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Reggie and the Pre-Afterlife Waiting Room

Jon Beight | Jessica Wilson

Reggie, who was obsessed with self-improvement, died yesterday. He had been reading a self-help magazine while walking on a mountain trail and was so absorbed in an article he stepped off the trail and into space. The newspaper account said he fell three hundred feet to the creek at the bottom of the ravine.

When he came to, he was standing at a reception desk, which sat at the edge of an enormous waiting room. As far as Reggie’s eyes could see, there were over-stuffed leather recliners, set about in tasteful, comfortable, single and multiple arrangements. Occupying the chairs were people who were engaging in conversation, patiently reading books or magazines, or quietly meditating. Impeccable stained glass connected floor to ceiling. To the left of the desk was an immense set of exquisitely carved wooden double doors, which were closed. Angelic guards stood motionless at either side of the doors. Above the doors was a backlit sign that read “JUDGEMENTS”.

A dour looking woman sitting behind the desk, whose name tag read Trixie, curtly asked Reggie for his name. She pulled his folder and flipped through a few pages before closing it. Letting out a sigh, she glowered at him over her glasses.

“You’re not supposed to be here yet. We’re not ready for you.”

“What do you mean?” asked Reggie.

“What do you mean what do I mean? You’re not due here for another thirty-seven years, three months, and six days. What are you doing here?”

“I accidentally stepped off a cliff while reading a magazine,” Reggie answered, somewhat sheepishly.

“Well, that was stupid,” muttered Trixie. “Well it doesn’t matter now. Just have a seat and wait your turn.”

“Wait my turn? For what?”

A deep voice thundered down through the waiting room. “Angela Marie Stone!”

“For that,” said Trixie, as she motioned with her head toward the voice.

Angela, an elderly, small framed woman walked by. She wore a blue robe with an embroidered cat above a breast pocket and blue fuzzy slippers. The two angels opened the double doors, which moved without so much as a whisper. Reggie had a clear view of the doorway but was unable to see what was beyond them. As Angela passed by, Reggie saw Trixie give her a wink. Angela nodded at Reggie and walked through the doorway. The angels closed the doors behind her, and retook their posts.

“Why couldn’t I see beyond the doors?”

“Because you aren’t due to go in there yet.”

“Why did you wink at that lady?” asked Reggie.

“Because I know which way she is headed,” answered Trixie.

“Where is that?”

“Now, I would say that it’s none of your business. You know, you’re asking a lot of questions for someone who has thirty-seven years, three months—.”

“Yeah, yeah. So let me see if I have this straight. What you’re telling me is I have to wait out here before I get to go in there to be judged?”

“That’s right.”

“I can’t just go in and get it over with?”

“Nope, and there are a lot of people ahead of you. It wouldn’t be fair. Besides, I’ve had a look at your record. I wouldn’t be in too much of a hurry if I were you.”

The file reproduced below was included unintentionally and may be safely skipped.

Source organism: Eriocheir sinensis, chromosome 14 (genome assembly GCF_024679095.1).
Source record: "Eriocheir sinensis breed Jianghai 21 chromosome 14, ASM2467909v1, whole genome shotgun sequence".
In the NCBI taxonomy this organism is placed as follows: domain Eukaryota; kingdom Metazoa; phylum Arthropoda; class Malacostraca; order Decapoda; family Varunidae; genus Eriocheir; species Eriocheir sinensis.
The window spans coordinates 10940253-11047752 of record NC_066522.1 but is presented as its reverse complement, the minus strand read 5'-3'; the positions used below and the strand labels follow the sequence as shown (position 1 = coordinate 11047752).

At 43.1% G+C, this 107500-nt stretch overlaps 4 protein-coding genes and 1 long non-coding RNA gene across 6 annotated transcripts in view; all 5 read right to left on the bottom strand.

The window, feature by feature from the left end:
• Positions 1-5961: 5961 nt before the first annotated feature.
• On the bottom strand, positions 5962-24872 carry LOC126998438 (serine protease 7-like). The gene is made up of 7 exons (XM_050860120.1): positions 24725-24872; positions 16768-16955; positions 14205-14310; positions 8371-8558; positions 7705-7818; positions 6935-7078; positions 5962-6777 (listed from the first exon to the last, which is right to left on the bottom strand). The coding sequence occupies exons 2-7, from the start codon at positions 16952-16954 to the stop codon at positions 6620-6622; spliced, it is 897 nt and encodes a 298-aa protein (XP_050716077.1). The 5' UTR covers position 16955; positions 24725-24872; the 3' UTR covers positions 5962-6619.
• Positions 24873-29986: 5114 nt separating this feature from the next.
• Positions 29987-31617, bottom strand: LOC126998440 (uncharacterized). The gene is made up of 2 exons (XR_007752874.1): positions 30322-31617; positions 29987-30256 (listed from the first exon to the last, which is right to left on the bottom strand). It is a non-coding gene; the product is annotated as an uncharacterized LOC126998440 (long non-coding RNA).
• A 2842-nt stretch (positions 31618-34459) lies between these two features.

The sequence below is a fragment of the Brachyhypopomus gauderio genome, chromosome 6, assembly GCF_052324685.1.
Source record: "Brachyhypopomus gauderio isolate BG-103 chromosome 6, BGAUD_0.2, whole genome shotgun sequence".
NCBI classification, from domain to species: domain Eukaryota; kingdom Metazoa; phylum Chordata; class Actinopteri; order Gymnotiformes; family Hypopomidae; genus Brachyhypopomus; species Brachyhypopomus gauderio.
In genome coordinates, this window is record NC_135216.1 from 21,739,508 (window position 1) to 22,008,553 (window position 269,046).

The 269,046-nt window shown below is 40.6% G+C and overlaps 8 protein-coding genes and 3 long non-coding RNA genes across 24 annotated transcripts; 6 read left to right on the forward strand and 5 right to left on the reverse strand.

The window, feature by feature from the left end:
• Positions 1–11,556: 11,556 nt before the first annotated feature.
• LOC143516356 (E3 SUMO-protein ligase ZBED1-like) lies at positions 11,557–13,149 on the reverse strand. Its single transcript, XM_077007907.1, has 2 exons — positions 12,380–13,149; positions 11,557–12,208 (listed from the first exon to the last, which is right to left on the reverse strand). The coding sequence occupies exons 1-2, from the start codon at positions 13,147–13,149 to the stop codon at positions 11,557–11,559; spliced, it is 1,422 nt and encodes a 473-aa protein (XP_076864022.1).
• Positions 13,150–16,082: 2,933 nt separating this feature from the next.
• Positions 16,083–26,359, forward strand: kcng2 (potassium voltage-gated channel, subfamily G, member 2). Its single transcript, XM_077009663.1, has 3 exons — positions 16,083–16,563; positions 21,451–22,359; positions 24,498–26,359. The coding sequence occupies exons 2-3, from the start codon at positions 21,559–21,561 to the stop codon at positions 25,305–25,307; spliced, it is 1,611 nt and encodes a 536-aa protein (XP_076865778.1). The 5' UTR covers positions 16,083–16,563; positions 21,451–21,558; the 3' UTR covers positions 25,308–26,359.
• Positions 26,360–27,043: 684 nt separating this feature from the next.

The voice boomed again, “Roberto Esteban Gomez!”

Roberto jumped from his seat, and with a big grin, took a bow. A small group of people clapped their hands and stomped their feet. As he began walking toward the doors, they rose and cheered, “Rober-to! Rober-to! Rober-to!”

“Well, apparently Roberto has made a few friends since he arrived here,” said Trixie, as she flashed Roberto a thumbs up.

“How long has he been here?”

“Not long. Didn’t you see him come in?”

“No. Well what about all the other people in here. You’re kind of backed up aren’t you?”

“Not that it’s any of your business, but we are doing just fine, thank you. Some people are here a day or two early and are happy to wait, and some are just enjoying themselves and don’t want to go in yet. They can go in whenever they feel they are ready. Of course, there are some who don’t want to go at all because of the life they led. Those folks always go in right on time. But let’s get one thing straight. Nobody goes in early. Not on my watch.”

“When is your watch over with?”



“What can I say, I like what I’m doing and I’m a people person.”

“Well, can I go back?”

“Are you kidding?”

“What should I do then?”

“I already told you. Have a seat in the waiting room. We’ll call you when we’re ready.”

The voice rumbled through the room again, “Reginald Allen Clyborne!”

“Hah! How about that! It looks like all my self-improvement studying is about to pay off! You see, Trixie, it’s all about a winning attitude, an inner self-confidence, a can-do mind set,” said Reggie, as he started to strut toward the doors. “I’ll be seeing you.”

“Reginald Allen Clyborne from Topeka, Kansas!” said the voice.

Trixie smirked as she watched a deflated Reggie return to the desk.

“You were saying?”

“Look, there must be some way to make a deal here. My books and magazine articles all say that all I need is the glow of self-confidence and the world is mine for the taking.”

“Does this look like the world to you?”

“Well not exactly, no.”

“Alright, try to get your arms around what I am about to tell you. This is it. There is no turning back, no do-overs. This, my pissant friend, is where the scorecard is added up. It’s our house and our rules. Now have a seat and wait your turn!”

Dejected, Reggie walked to the waiting room and slumped in a chair. The gentle, flowing light from the stained glass softened the edges of everything in the room. He was hoping to find a self-help magazine. There weren’t any.

About Jon Beight

Jon Beight lives and works in Western New York. He would rather fly fish or ride his Harley than do chores. He has been published in Red Fez, Feathertale, Apocrypha and Abstractions, Spilling Ink Review, and other fine publications.

Visit the author's page >

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